Although she comes across as fairly shy, Basan is obviously resilient. Perhaps it's a result of spending much of her youth shuttling between her Scottish boarding school and her parents' home in Kenya, or maybe because she left school at 16 and travelled around the world on her own. Perhaps it's because caring for 12-year-old Yasmin and eight-year-old Zeki has forced her to find contentment in her Highland home after a lifetime on the move. Yet there is still a restlessness about her that finds an outlet in her work: she has five books in various states of production, including the sequel to The Moon is Our Nearest Neighbour, a children's novel and books on the cuisine of Lebanon, Syria and Jordan.

She is already looking ahead to her next projects. She has always wanted to travel the Silk Road and chart how food moved around the ancient world, how noodles came from China to become an important food in parts of Turkey. But first there is a Kenyan cookbook to consider: the country's cuisine is interesting because it carries the historical ingredients left by centuries of invaders and interlopers: of Arabs, Indians, Jews and Britons. She is also on a mission to bring her favourite Kenyan food – prawn-like flying termites – to a wider audience. She's even thinking of approaching Barack Obama to write the foreword to her treatise on Kenyan food and culture. She readily concedes it's a long-shot, but then she's a woman who seems happiest when the odds are stacked against her. r

Recipes for some of the dishes made at the cookery workshop can be found at To take part in a cookery course, visit For Richard Bath's restaurant review, turn to page 33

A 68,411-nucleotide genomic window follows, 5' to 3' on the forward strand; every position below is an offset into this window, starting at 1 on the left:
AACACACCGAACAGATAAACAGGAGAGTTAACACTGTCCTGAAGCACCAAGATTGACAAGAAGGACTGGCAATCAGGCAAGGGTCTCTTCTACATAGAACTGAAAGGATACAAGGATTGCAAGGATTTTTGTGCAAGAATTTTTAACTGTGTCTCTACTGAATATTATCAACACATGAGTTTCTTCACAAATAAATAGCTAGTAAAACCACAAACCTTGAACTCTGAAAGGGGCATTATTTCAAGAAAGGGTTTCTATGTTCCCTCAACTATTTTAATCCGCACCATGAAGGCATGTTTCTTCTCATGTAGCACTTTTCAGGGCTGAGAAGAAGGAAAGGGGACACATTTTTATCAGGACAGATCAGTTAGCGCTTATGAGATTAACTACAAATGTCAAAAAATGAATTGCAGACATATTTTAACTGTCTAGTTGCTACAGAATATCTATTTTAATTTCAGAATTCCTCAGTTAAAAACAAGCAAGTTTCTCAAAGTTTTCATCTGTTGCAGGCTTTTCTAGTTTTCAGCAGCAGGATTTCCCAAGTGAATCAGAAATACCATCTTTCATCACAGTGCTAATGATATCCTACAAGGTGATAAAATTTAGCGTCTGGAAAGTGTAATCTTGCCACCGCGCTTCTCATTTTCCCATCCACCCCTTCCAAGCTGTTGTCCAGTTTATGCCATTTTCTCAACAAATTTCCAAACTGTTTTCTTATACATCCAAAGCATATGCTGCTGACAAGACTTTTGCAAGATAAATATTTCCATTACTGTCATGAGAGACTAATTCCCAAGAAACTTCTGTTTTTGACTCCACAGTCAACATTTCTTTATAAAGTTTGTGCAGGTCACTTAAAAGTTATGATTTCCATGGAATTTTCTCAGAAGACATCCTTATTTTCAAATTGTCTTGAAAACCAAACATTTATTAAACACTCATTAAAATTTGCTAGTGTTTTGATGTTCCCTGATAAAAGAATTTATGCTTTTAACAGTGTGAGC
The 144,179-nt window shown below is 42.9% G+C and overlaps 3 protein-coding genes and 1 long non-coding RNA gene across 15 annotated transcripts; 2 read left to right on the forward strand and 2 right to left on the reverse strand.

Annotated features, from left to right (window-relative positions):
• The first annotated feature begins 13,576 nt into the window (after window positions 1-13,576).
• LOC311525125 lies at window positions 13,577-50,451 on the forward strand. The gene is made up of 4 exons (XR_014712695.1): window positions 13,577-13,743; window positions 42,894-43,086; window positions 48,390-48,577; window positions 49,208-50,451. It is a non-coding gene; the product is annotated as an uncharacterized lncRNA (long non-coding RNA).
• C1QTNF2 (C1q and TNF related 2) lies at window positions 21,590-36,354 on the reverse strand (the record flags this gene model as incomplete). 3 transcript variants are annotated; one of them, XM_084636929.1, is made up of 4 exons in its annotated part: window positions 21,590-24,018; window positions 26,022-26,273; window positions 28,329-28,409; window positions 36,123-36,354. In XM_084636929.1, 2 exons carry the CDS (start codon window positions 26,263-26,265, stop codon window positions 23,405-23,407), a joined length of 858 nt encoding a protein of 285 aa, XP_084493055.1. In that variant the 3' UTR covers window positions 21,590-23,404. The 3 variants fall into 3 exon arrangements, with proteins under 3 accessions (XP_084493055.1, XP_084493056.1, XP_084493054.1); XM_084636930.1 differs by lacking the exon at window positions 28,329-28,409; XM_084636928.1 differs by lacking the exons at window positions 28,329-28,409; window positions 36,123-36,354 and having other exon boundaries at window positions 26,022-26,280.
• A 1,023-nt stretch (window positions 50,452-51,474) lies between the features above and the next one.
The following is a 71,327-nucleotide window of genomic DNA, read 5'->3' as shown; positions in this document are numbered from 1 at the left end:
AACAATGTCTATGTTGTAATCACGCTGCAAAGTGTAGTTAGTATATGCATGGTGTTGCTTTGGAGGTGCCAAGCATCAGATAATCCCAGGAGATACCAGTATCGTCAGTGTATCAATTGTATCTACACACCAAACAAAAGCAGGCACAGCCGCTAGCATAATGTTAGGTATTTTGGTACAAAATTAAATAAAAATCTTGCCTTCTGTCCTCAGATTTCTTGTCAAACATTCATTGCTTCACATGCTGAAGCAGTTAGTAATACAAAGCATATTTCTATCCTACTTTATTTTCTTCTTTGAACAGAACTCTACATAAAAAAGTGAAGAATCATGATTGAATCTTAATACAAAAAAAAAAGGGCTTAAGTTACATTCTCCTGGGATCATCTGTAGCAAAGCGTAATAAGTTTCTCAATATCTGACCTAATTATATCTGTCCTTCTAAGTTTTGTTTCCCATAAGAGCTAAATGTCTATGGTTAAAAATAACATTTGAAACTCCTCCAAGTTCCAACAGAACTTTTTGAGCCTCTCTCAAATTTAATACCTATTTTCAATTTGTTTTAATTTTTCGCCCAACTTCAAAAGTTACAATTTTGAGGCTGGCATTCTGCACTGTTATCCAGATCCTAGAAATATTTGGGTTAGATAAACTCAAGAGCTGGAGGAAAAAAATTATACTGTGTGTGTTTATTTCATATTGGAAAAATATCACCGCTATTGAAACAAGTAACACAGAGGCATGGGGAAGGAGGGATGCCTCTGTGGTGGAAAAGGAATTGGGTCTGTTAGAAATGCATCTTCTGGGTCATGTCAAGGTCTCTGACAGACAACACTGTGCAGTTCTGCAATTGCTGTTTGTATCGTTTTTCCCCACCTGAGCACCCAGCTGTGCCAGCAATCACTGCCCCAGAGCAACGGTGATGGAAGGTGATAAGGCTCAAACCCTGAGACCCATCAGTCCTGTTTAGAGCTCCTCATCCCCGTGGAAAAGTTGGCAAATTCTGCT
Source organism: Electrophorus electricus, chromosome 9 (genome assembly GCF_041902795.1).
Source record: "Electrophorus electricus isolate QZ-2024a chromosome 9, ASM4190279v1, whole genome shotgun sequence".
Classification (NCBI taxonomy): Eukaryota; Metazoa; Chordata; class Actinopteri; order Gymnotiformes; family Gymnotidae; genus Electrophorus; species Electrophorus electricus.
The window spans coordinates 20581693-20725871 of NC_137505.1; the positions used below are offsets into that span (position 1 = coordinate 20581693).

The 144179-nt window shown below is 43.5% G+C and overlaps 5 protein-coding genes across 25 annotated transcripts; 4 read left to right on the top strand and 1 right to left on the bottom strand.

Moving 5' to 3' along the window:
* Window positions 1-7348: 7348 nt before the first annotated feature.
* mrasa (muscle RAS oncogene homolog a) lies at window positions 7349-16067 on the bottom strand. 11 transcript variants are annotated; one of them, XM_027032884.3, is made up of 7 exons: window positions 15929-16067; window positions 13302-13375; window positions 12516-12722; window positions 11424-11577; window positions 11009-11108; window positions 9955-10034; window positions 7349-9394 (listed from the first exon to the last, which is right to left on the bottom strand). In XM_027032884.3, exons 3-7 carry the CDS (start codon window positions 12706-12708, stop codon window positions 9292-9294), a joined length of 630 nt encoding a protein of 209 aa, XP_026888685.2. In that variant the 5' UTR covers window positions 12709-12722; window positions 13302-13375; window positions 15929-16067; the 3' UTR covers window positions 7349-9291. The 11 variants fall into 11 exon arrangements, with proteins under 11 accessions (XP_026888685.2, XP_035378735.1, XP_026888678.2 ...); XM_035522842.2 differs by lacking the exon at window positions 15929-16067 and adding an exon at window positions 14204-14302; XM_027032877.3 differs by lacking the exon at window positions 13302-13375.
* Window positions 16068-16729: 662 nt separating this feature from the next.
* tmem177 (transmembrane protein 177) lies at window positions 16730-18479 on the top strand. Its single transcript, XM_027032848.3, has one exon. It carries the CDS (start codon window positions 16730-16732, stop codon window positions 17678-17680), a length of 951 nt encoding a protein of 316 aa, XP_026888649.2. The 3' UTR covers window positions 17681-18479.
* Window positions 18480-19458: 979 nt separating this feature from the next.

Carrot-and-feta patties

Serves four to six

3–4 medium-sized carrots, washed and peeled

3 tbsp plain flour

3 eggs, beaten

1 large onion, cut in half lengthways, in half again and sliced

225g feta, crumbled

a bunch of fresh flat-leaf parsley, chopped

a bunch of fresh mint leaves, chopped

a bunch of fresh dill fronds, chopped

1 tsp Turkish red pepper, or 1 red chilli, deseeded and chopped

freshly ground black pepper

sunflower oil for frying

Coarsely grate the carrots, then gather in fistfuls and squeeze out the excess water. Tip the flour into a bowl and gradually beat in the eggs to form a smooth batter. Add the grated carrot, onion, feta, herbs and red pepper. Season with a black pepper – add salt if you like, but usually the feta is quite salty. Mix well.

Heat sunflower oil in a heavy-based, non-stick pan. Drop in a few spoonfuls of the mixture, leaving a little space between each one, and fry the patties in batches until firm and golden brown on both sides. Drain on kitchen paper and serve immediately, while they are still warm.

Here are some of the recipes cooked at Ghillie's workshop taken from her books Turkish Cookingand Flavours of Morocco.


Serves four

2 large, plump aubergines

2–3 cloves garlic, crushed

juice of 1 lemon

225g thick, set, plain yoghurt

salt and freshly ground black pepper

Place the aubergines directly on to the flame on the gas hob, turning them from time to time, until the skin is charred and the flesh feels soft to the touch. Place them in a plastic bag and leave to sweat for five minutes. Hold each one by the stalk under running cold water and gently peel off the charred skin, until you are left with the smooth, bulbous flesh on the end of the stalk. Squeeze the flesh to get rid of any excess water and place it on a chopping board. Cut off the stalk and chop the flesh to a pulp.

In a bowl, beat the aubergine with the olive oil, lemon juice and garlic. Beat in the yoghurt and season with salt and pepper. Serve with chunks of fresh crusty bread.


Serves three to four

350g fresh spinach leaves, thoroughly washed and drained

2–3 tbsp olive oil

1 red onion, cut in half lengthways, in half again crossways and sliced with the grain

1 tsp sugar

1–2 tbsp currants, soaked in warm water for ten minutes and drained

2 tbsp pinenuts

1–2 tsp Turkish red pepper, or 1 red chilli, deseeded and finely sliced

juice of 1 lemon

salt and freshly ground black pepper

roughly 200g thick, creamy, set yoghurt

2 cloves garlic, crushed

ground paprika for the top